The Hunger – Abbey Theatre – Review

The Hunger – Abbey Theatre – Review

A Tom Creed and Abbey Theatre co-production – The Hunger
19 – 24 August 2019

Images: Jack Vartoogian

The ‘Annals of the Famine in Ireland’ is an account written by Asenath Nicholson in 1847. She was an American woman who visited Ireland during the famine, doing everything in her power to alleviate the extreme poverty she found here by organizing soup kitchens and distributing bread in the streets. This first hand account was recently edited by Maureen Murphy and published by Lilliput Press. This account forms the basis for this new opera written by Donnacha Dennehy.

There are two performers on stage throughout, with Iarla Ó Lionáird (well known Sean-Nós Singer and lead singer of the Gloaming) playing the role of an Irish man struggling to keep his family alive. The other member of the cast is Soprano Katherine Manley, who plays the aforementioned Asenath and is shocked by the plight of this man. Manley previously performed in the The Last Hotel, which again featured music by Dennehy. With only two characters on stage, it is a highly personal and intimate tale.

The stage is quite striking, as the actors perform on a raised platform, representing a strip of land, the mountainside where the old man ekes out his living. There is no attempt to hide the 17 musicians who are dotted around the stage all dressed in black. The musicians are part of the The Crash Ensemble, who were formed by Dennehy himself in 1997 and aim to play “adventurous, ground-breaking music”.

The back wall of the set is used to display projections, along with five small screens. Usually these are reserved for images of a rugged landscape or of sky, but occasionally we get ‘talking head’ style documentary pieces from modern commentators (Noam Chomsky, Paul Krugman and more) discussing the Irish famine in abstract terms. They talk about it from an economic and political standpoint, showing that there was nothing unusual about the treatment of Ireland by the colonial power in control and indeed similar events took place a hundred years later in India. It is a nice counterpoint to the deeply personal and emotional tale being acted out on stage.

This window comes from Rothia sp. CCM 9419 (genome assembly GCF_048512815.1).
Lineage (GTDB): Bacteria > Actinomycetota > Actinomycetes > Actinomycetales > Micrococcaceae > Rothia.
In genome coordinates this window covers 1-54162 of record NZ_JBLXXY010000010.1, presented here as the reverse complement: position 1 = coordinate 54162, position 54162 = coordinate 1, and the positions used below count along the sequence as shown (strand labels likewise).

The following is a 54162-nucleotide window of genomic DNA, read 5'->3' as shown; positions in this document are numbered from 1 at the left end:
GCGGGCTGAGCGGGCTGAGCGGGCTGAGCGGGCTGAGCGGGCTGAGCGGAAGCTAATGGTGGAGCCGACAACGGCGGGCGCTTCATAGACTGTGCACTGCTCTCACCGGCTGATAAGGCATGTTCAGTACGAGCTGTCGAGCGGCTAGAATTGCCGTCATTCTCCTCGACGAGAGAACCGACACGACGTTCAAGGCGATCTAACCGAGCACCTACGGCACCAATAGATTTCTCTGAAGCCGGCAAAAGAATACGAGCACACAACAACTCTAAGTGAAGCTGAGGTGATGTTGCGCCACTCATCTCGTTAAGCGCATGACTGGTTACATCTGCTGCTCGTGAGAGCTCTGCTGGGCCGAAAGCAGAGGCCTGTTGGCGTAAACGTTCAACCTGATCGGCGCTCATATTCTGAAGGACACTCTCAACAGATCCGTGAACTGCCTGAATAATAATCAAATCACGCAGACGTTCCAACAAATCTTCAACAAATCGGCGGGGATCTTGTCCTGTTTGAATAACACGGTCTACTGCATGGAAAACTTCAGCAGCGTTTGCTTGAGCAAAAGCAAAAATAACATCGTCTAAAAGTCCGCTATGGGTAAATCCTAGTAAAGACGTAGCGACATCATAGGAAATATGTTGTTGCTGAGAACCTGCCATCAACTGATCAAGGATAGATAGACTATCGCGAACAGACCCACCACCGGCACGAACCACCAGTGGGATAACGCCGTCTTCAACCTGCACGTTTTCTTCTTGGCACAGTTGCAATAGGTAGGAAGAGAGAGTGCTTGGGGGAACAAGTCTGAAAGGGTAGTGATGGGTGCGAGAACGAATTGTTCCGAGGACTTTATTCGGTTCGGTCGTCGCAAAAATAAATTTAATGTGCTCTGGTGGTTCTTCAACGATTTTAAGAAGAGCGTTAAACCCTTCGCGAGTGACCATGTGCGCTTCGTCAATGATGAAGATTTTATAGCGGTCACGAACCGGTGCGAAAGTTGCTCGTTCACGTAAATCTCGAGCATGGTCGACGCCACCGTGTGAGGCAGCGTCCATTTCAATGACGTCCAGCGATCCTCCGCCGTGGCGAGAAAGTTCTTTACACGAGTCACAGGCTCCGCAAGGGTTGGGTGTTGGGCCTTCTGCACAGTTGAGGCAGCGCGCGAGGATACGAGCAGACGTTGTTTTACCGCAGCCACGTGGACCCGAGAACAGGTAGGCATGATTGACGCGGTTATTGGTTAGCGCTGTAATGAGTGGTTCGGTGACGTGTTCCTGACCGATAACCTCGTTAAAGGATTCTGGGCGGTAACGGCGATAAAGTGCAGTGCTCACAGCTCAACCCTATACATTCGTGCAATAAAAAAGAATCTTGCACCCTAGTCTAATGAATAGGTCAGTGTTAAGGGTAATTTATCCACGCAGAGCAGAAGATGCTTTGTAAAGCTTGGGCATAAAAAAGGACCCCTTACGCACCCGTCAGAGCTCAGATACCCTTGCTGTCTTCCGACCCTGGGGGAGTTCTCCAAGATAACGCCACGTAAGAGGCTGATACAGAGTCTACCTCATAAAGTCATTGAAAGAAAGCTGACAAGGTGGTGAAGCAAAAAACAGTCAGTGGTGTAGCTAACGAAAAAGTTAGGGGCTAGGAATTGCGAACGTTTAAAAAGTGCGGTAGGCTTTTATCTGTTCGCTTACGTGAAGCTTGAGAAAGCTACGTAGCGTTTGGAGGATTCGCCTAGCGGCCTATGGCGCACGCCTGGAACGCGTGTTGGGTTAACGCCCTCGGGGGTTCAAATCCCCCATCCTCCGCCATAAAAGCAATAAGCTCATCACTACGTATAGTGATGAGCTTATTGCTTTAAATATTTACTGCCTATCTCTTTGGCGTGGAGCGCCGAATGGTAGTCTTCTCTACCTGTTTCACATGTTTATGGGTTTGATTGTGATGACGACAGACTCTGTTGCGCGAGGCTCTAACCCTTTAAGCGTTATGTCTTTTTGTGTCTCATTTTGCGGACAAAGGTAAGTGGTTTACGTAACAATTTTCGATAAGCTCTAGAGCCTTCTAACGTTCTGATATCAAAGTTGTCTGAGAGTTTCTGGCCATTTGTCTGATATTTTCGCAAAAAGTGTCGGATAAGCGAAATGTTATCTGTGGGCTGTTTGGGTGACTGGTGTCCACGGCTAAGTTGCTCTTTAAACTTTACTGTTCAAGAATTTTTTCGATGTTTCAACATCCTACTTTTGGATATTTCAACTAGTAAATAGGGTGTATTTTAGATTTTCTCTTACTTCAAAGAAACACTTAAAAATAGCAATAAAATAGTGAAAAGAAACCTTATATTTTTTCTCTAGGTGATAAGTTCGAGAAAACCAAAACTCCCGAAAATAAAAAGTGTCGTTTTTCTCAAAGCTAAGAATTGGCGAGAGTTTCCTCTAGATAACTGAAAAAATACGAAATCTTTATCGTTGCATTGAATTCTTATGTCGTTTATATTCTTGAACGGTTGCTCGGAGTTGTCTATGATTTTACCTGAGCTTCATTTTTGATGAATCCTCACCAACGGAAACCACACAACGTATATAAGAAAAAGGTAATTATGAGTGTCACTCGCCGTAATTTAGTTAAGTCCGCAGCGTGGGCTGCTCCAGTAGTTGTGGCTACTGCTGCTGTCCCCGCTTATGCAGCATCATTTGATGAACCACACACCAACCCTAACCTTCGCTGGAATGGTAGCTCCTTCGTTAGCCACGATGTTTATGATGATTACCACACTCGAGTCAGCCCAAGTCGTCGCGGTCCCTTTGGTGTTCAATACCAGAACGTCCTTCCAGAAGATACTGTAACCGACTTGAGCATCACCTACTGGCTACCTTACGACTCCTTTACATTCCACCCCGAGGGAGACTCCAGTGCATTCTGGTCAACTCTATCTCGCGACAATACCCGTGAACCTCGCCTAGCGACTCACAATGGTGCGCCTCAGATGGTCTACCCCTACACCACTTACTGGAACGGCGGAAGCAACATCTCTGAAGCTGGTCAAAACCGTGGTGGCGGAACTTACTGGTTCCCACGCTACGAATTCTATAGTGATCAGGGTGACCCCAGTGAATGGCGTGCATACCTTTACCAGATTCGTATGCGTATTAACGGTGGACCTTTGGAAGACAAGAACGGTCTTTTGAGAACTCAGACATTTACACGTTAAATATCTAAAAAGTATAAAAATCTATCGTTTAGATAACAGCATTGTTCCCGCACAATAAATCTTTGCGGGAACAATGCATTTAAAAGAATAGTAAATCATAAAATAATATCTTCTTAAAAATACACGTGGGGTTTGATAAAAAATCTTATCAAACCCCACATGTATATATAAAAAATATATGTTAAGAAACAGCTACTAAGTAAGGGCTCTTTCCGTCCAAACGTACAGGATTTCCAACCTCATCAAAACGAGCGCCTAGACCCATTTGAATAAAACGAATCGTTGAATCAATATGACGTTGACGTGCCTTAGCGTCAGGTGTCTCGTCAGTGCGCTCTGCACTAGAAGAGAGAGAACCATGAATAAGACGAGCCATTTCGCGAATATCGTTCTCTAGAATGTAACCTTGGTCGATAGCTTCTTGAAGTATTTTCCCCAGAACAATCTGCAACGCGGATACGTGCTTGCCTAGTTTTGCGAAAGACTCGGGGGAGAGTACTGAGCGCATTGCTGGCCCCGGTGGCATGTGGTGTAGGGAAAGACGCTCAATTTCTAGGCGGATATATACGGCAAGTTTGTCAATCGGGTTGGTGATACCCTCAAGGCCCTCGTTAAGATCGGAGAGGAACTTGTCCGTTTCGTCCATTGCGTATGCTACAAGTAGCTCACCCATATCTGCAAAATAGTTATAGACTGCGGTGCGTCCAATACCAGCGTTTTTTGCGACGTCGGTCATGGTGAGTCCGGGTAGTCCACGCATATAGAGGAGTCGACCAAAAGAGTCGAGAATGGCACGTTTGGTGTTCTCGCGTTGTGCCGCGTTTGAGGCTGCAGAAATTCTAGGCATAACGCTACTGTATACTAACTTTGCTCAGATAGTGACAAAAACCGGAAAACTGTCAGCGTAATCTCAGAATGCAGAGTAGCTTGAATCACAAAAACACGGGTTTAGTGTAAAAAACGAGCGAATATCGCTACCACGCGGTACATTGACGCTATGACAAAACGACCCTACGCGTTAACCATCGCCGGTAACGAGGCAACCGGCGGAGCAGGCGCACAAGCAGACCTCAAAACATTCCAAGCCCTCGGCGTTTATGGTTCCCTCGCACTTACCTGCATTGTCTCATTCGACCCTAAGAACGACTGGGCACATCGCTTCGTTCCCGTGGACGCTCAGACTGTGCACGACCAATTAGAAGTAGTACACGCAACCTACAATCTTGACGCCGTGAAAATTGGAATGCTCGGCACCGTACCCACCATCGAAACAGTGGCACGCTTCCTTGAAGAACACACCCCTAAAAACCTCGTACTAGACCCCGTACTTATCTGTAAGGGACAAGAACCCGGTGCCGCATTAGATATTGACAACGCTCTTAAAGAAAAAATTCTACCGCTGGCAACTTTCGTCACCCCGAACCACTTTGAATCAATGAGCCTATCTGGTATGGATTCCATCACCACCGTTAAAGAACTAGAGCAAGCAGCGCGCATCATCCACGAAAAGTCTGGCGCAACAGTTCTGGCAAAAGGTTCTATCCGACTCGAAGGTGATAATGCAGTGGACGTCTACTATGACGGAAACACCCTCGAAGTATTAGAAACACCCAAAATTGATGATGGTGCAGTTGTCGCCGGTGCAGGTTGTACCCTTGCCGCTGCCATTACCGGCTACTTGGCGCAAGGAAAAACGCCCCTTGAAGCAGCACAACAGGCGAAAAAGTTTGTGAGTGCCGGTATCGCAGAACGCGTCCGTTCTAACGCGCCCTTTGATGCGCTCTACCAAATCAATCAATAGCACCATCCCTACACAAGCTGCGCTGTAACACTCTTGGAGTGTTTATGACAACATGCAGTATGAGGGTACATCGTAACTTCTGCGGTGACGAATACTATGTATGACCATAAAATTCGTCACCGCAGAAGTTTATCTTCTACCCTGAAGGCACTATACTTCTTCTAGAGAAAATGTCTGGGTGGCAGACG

The scope of the story is quite limited as we see a few days in the life of our main protagonist, where he struggles to find food for his family. The musical score is a constant throughout the performance and the two actors sing for the duration, with no spoken elements to the story. While Iarla Ó Lionáird may attract a new audience to this performance, it is definitely an Opera and soprano Katherine Manley shares equal time with Ó Lionáird. The video pieces are an interesting choice and add an intellectual element to what could have been quite a simplistic tale without. This work is both a contemplative and stylish rendering on this most difficult of subject matters.

Soprano: Katherine Manley
Sean-Nós Singer: Iarla Ó Lionáird
Orchestra: Crash Ensemble
Violin: Courtney Orlando
Violin: Larissa O’Grady
Viola: Lisa Dowdall
Cello: Kate Ellis
Double Bass: Caimin Gilmore
Flutes, Piccolo: Susan Doyle
Oboe, Cor Anglais: Dorine Schoon
Clarinet, Bass Clarinet: Macdara Ó Seireadáin
Clarinet: Leonie Bluett
Trombone: Roddy O’Keeffe
French horn: Hannah Miller
Trumpet: Cameron Todd
Bassoon: Clíona Warren
Percussion: Owen Gunnell
Percussion: Alex Petcu
Piano: Eliza McCarthy

Music and Words: Donnacha Dennehy
Conductor: Alan Pierson
Director: Tom Creed
Set and Video Design: Jim Findlay
Costume Design: Tilly Grimes
Lighting Design: Christopher Kuhl
Sound Design: David Sheppard / Sound Intermedia
Video Associate: Jack Phelan
Associate Sound Designer: Jonathan Green
Dramaturgy: Jocelyn Clarke
Assistant Director: Eoghan Carrick
Répétiteur: Aoife O’Sullivan

Categories: Header, Theatre, Theatre Review

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